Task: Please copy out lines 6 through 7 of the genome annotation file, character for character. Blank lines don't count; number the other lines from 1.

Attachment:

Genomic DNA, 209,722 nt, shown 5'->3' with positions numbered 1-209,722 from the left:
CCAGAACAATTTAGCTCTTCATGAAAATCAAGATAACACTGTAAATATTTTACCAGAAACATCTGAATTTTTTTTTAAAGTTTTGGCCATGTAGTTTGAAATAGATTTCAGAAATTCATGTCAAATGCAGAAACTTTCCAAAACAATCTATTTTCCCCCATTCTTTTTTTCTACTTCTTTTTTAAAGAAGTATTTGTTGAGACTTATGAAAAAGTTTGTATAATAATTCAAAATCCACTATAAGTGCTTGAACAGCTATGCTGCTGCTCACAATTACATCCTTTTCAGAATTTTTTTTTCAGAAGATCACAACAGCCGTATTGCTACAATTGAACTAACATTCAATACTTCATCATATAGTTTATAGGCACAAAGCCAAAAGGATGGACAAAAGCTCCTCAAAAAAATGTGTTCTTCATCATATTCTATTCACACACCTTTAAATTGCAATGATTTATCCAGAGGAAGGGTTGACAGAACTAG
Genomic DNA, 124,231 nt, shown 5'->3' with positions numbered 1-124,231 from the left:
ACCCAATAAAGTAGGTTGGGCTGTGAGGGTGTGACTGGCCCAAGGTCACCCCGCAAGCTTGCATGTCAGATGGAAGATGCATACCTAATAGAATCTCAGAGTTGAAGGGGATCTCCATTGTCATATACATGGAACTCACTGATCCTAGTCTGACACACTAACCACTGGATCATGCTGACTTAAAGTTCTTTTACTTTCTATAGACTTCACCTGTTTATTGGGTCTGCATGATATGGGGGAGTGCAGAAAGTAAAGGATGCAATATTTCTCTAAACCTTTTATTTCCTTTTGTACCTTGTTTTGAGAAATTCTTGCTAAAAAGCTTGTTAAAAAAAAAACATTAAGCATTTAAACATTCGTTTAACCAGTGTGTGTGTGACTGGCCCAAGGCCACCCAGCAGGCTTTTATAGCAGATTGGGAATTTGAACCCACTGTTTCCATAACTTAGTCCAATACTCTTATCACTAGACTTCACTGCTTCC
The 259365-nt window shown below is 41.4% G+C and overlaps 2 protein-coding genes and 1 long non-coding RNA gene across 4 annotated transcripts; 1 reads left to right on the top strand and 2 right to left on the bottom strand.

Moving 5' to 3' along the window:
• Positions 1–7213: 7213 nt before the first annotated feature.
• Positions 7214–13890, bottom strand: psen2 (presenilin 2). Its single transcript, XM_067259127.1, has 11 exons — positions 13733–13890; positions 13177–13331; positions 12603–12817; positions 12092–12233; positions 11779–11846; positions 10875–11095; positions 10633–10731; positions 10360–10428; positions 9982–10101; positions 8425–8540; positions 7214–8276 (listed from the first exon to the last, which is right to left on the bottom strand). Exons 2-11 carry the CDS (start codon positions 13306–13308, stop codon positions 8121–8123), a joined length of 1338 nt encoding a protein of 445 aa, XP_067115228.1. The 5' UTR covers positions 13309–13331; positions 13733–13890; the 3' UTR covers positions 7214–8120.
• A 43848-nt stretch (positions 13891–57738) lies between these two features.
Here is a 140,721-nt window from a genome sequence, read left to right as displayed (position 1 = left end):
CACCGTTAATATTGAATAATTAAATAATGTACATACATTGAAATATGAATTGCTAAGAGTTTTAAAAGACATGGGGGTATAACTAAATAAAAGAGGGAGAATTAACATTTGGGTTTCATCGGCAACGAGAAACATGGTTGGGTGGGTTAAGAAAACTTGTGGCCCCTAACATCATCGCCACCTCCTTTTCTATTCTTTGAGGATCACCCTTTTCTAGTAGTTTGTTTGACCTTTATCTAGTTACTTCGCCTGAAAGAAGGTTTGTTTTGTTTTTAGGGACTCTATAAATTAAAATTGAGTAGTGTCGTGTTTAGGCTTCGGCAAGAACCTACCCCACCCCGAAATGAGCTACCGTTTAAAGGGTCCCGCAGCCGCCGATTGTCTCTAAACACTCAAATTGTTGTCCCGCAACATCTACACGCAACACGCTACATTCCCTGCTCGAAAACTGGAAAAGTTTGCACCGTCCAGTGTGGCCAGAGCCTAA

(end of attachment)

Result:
Moving 5' to 3' along the window:
• Positions 1–7213: 7213 nt before the first annotated feature.